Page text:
Purpose: The relevance of inherited pathogenic mutations in cancer predisposition genes in pancreatic cancer is not well understood. We aimed to assess the characteristics of patients with pancreatic cancer referred for hereditary cancer genetic testing and to estimate the risk of pancreatic cancer associated with mutations in panel-based cancer predisposition genes in this high-risk population.Methods: Patients with pancreatic cancer (N = 1,652) were identified from a 140,000-patient cohort undergoing multigene panel testing of predisposition genes between March 2012 and June 2016. Gene-level mutation frequencies relative to Exome Aggregation Consortium and Genome Aggregation Database reference controls were assessed.
    Results: The frequency of germline cancer predisposition gene mutations among patients with pancreatic cancer was 20.73%. Mutations in ATM, BRCA2, CDKN2A, MSH2, MSH6, PALB2, and TP53 were associated with high pancreatic cancer risk (odds ratio, > 5), and mutations in BRCA1 were associated with moderate risk (odds ratio, > 2). In a logistic regression model adjusted for age at diagnosis and family history of cancer, ATM and BRCA2 mutations were associated with personal history of breast or pancreatic cancer, whereas PALB2 mutations were associated with family history of breast or pancreatic cancer.
    Conclusion: These findings provide insight into the spectrum of mutations expected in patients with pancreatic cancer referred for cancer predisposition testing. Mutations in eight genes confer high or moderate risk of pancreatic cancer and may prove useful for risk assessment for pancreatic and other cancers. Family and personal histories of breast cancer are strong predictors of germline mutations.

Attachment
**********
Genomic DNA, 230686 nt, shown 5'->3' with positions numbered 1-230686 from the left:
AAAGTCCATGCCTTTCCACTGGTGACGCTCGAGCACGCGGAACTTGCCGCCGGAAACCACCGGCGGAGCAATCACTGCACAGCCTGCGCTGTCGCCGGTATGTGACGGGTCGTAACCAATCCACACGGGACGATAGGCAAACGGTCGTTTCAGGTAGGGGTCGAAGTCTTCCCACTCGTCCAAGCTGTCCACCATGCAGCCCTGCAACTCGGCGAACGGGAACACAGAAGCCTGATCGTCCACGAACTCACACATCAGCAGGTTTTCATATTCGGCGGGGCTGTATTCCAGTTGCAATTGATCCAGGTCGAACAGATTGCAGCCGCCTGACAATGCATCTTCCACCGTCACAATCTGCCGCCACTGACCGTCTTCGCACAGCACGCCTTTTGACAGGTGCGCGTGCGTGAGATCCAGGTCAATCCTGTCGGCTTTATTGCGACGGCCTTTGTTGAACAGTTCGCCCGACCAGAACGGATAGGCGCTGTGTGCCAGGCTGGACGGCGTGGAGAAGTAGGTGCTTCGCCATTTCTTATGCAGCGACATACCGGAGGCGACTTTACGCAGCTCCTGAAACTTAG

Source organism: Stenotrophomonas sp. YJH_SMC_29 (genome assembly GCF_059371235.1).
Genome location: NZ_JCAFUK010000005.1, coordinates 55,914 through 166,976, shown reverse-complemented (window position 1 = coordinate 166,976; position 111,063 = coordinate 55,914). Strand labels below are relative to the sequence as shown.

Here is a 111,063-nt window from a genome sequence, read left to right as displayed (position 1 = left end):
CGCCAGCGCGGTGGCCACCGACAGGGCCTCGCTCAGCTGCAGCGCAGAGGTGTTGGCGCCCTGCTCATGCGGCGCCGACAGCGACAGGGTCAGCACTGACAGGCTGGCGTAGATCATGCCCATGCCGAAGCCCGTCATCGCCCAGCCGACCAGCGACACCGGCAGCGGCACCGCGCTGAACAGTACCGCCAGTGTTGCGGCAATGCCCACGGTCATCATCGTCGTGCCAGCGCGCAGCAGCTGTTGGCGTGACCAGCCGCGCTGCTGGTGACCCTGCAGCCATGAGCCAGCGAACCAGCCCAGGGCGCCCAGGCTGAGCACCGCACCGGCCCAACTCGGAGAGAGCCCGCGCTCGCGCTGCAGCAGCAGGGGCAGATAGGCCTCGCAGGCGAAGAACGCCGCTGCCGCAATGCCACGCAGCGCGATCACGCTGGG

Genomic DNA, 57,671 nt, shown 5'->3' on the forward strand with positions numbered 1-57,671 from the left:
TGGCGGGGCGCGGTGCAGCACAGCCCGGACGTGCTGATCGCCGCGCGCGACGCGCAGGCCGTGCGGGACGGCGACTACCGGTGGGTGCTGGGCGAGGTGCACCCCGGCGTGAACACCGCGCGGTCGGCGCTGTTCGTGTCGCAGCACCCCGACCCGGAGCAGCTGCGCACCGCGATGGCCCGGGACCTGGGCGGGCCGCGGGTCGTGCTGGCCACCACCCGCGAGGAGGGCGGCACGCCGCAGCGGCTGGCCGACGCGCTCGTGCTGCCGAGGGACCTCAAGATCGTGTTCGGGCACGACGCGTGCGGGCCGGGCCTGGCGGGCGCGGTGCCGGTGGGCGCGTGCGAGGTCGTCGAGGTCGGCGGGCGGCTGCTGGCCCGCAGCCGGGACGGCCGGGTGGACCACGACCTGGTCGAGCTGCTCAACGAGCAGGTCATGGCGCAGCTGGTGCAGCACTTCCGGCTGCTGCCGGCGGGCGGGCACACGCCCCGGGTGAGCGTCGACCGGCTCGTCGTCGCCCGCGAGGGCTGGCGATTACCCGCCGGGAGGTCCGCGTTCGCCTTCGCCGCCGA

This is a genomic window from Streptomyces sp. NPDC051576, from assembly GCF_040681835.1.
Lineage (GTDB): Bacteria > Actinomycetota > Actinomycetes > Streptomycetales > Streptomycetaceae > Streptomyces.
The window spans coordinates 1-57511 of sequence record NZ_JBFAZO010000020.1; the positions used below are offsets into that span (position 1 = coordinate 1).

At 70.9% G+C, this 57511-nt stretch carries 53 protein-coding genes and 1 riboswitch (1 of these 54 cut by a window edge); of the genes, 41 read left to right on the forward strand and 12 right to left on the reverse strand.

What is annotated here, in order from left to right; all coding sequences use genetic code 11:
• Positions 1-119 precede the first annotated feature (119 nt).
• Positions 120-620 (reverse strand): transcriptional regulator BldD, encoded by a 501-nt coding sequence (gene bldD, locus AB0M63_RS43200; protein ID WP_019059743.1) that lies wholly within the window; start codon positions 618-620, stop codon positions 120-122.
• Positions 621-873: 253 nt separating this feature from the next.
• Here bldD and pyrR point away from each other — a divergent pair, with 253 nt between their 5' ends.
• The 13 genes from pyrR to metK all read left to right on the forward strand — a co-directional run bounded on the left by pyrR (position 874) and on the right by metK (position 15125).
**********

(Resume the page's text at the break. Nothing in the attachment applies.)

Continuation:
4. J Med Genet. 2019 Sep 07. pii: jmedgenet-2019-106272. [Epub ahead of print]
    González-Acosta M, Marín F, Puliafito B, Bonifaci N, Fernández A, Navarro M, Salvador H, Balaguer F, Iglesias S, Velasco A, Grau Garces E, Moreno V, Gonzalez-Granado LI, Guerra-García P, Ayala R, Florkin B, Kratz C, Ripperger T, Rosenbaum T, Januszkiewicz-Lewandowska D, Azizi AA, Ragab I, Nathrath M, Pander HJ, Lobitz S, Suerink M, Dahan K, Imschweiler T, Demirsoy U, Brunet J, Lázaro C, Rueda D, Wimmer K, Capellá G, Pineda M.
      INTRODUCTION: Lynch syndrome (LS) and constitutional mismatch repair deficiency (CMMRD) are hereditary cancer syndromes associated with mismatch repair (MMR) deficiency. Tumours show microsatellite instability (MSI), also reported at low levels in non-neoplastic tissues. Our aim was to evaluate the performance of high-sensitivity MSI (hs-MSI) assessment for the identification of LS and CMMRD in non-neoplastic tissues.MATERIALS AND METHODS: Blood DNA samples from 131 individuals were grouped into three cohorts: baseline (22 controls), training (11 CMMRD, 48 LS and 15 controls) and validation (18 CMMRD and 18 controls). Custom next generation sequencing panel and bioinformatics pipeline were used to detect insertions and deletions in microsatellite markers. An hs-MSI score was calculated representing the percentage of unstable markers.
    RESULTS: The hs-MSI score was significantly higher in CMMRD blood samples when compared with controls in the training cohort (p<0.001). This finding was confirmed in the validation set, reaching 100% specificity and sensitivity. Higher hs-MSI scores were detected in biallelic MSH2 carriers (n=5) compared with MSH6 carriers (n=15). The hs-MSI analysis did not detect a difference between LS and control blood samples (p=0.564).
    CONCLUSIONS: The hs-MSI approach is a valuable tool for CMMRD diagnosis, especially in suspected patients harbouring MMR variants of unknown significance or non-detected biallelic germline mutations.
    Keywords:  constitutional mismatch repair deficiency; highly sensitive methodologies; lynch syndrome; microsatellite instability; next generation sequencing
  5. Breast Cancer Res Treat. 2019 Sep 11.
    Scarpitta R, Zanna I, Aretini P, Gambino G, Scatena C, Mei B, Ghilli M, Rossetti E, Roncella M, Congregati C, Bonci F, Naccarato AG, Palli D, Caligo MA.